Points to Ponder 
Religious practice versus a religious spirit
A piety that vanishes as quickly as the dew
Humility, a recognition of God’s goodness 

– That we may acknowledge before the Lord that we are still wounded people in need of healing, we pray:
– That we may not be concerned about outward appearances, but that our life and actions may be sincere and transparent, we pray: – That we may not boast to the Lord what we have done for him but acknowledge what he has done for us, we pray: 

Prayer over the Gifts 
Lord, our God, we have not come together here to justify ourselves before you or to boast of our merits. We simply ask of you, Lord, to accept us as we are with our goodwill, our lame efforts and our half-hearted conversions. Accept us with the sacrifice of your Son, who stays with us and lives with you for ever.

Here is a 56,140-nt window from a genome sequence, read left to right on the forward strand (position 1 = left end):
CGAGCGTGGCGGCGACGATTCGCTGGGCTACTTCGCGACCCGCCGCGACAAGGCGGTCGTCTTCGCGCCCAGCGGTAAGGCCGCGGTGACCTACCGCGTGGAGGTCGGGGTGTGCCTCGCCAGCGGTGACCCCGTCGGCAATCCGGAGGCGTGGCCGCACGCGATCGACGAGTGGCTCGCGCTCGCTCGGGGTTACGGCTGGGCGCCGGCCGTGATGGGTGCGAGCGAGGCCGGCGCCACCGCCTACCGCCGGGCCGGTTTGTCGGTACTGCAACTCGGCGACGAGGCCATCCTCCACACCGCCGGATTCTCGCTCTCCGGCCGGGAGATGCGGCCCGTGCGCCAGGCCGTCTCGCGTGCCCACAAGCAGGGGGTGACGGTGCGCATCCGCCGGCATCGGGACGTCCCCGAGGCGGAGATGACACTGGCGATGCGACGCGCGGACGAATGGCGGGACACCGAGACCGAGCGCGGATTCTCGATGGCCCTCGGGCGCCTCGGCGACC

Prayer after Communion 
Father of our Lord Jesus Christ, we have celebrated with your Son the memorial of his sacrifice. Give us the strength now to make our everyday life into a living proof, that we are one with him and that we follow him on the way through death to life. Let him stay with us, now and for ever. 


God will heal us and bind up our wounds. We do not boast about ourselves but about the patient love and goodness of the Lord. May Almighty God bless and heal you, the Father, and the Son, and the Holy Spirit.